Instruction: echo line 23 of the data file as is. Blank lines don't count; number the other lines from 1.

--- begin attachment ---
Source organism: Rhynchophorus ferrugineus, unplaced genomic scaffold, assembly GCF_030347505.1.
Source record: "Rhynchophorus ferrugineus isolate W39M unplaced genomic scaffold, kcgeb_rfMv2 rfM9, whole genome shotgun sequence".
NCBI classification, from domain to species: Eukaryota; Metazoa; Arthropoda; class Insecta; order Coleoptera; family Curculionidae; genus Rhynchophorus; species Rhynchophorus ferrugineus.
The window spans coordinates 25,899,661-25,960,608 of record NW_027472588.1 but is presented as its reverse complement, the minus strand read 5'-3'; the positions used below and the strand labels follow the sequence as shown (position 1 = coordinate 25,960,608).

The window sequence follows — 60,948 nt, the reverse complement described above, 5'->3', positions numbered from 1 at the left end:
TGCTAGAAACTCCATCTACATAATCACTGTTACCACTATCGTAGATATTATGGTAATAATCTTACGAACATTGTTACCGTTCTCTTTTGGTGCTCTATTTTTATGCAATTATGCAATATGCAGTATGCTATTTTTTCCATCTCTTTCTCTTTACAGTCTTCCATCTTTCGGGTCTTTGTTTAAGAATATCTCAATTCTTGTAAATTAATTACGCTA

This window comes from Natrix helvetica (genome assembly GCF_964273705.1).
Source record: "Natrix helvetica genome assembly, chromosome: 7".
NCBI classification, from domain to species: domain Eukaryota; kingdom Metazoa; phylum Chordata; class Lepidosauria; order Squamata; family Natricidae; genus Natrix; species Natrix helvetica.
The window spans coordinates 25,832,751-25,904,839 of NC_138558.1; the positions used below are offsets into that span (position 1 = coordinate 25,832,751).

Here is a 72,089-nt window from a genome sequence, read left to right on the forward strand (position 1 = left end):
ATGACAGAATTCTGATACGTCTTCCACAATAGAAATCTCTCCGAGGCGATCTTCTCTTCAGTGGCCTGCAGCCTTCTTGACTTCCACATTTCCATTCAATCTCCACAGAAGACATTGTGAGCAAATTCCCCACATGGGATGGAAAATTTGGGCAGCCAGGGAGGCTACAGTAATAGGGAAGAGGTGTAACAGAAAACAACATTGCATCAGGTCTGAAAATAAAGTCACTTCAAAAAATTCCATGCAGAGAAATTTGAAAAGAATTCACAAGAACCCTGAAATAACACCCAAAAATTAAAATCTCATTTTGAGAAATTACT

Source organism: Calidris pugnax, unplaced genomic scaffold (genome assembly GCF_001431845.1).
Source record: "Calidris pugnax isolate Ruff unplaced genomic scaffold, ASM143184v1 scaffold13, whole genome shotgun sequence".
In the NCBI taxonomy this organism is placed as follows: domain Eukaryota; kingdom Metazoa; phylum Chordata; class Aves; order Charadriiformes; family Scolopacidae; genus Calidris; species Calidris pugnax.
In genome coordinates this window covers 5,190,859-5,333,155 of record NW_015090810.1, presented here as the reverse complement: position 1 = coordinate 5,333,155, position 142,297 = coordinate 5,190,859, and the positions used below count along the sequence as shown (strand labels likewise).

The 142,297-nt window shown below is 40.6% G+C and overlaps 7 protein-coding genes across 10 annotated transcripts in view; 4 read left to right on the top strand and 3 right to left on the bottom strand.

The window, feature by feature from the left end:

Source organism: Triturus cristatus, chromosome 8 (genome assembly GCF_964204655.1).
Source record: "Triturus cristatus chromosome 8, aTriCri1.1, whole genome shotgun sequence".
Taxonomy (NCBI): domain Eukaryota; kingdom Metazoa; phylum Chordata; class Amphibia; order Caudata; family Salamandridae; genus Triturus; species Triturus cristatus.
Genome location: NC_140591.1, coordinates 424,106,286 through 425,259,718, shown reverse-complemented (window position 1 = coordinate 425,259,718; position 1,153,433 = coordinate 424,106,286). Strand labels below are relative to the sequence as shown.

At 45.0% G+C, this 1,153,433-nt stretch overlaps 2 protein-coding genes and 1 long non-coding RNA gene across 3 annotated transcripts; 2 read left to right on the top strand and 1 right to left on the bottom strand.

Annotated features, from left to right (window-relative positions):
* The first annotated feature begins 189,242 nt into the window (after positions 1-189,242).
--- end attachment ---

At 45.0% G+C, this 1,153,433-nt stretch overlaps 2 protein-coding genes and 1 long non-coding RNA gene across 3 annotated transcripts; 2 read left to right on the top strand and 1 right to left on the bottom strand.